It was the murder of a beloved patient that led to a seismic shift in the Women’s HIV Program at the University of California, San Francisco: a move toward a model of trauma-informed care. “She was such a soft and gentle person,” said Dr. Edward Machtinger, the medical director of the program, who recalled how utterly devastated he and the entire staff were by her untimely death.
“This murder woke us up,” he said. ”It just made us take a deeper look at what was actually happening in the lives of our patients.” The Women’s HIVprogram, explained Machtinger, was well regarded as a model of care for treating HIV patients – reducing the viral load of HIV in the majority of its patients to undetectable levels.
But the staff was clearly missing something. A closer look at the lives of their patients revealed that 40 percent were using hard drugs – including heroin, methamphetamine and crack cocaine, according to Machtinger. Half of them suffered clinical depression, the majority had isolated themselves due to deep shame associated with having HIV, and many experienced violence.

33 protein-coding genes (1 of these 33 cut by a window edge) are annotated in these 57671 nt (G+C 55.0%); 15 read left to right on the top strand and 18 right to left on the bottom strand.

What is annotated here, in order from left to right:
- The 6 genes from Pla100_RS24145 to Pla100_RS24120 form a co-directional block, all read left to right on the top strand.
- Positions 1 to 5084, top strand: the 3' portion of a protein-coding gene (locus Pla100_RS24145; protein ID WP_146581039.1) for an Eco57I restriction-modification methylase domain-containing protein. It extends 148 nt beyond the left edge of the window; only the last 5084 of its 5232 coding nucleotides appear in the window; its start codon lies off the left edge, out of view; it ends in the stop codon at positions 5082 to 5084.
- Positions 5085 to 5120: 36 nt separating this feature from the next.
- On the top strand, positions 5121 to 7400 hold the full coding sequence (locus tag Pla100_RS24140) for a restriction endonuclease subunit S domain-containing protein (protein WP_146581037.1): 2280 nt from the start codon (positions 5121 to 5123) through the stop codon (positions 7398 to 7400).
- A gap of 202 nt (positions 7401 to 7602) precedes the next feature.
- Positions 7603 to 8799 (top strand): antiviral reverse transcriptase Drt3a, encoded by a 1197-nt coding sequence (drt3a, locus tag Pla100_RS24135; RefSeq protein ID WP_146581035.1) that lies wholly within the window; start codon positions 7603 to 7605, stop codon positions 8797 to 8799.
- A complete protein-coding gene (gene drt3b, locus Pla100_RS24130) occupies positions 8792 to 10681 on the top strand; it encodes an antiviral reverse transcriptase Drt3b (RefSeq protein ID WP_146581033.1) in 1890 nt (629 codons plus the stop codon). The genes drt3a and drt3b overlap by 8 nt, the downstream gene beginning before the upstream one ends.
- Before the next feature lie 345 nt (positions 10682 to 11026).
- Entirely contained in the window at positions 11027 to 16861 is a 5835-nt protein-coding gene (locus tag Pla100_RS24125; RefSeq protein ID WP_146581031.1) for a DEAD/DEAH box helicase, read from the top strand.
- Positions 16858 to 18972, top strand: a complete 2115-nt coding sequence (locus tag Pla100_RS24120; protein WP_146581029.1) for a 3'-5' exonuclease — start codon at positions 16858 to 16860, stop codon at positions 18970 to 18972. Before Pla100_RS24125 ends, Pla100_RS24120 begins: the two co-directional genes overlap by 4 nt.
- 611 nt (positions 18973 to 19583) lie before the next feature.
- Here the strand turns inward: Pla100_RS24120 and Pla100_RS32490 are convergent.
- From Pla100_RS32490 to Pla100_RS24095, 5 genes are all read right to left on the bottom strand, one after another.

“And way too many of our patients were dying,” he said. “When we did an analysis of why they died, the vast majority of deaths were related to trauma – either directly through murders or indirectly through substance abuse, overdose, depression and suicide.”
His patients were not dying from HIV, he said, “but from a lifetime history of trauma.”
This led the clinic to integrate into its practice the science of adverse childhood experiences, known as ACEs science, which explores the lifetime toll on physical, emotional, social and economic health linked to childhood experiences of everything from physical or sexual abuse to living with an alcoholic parent or witnessing violence outside the home.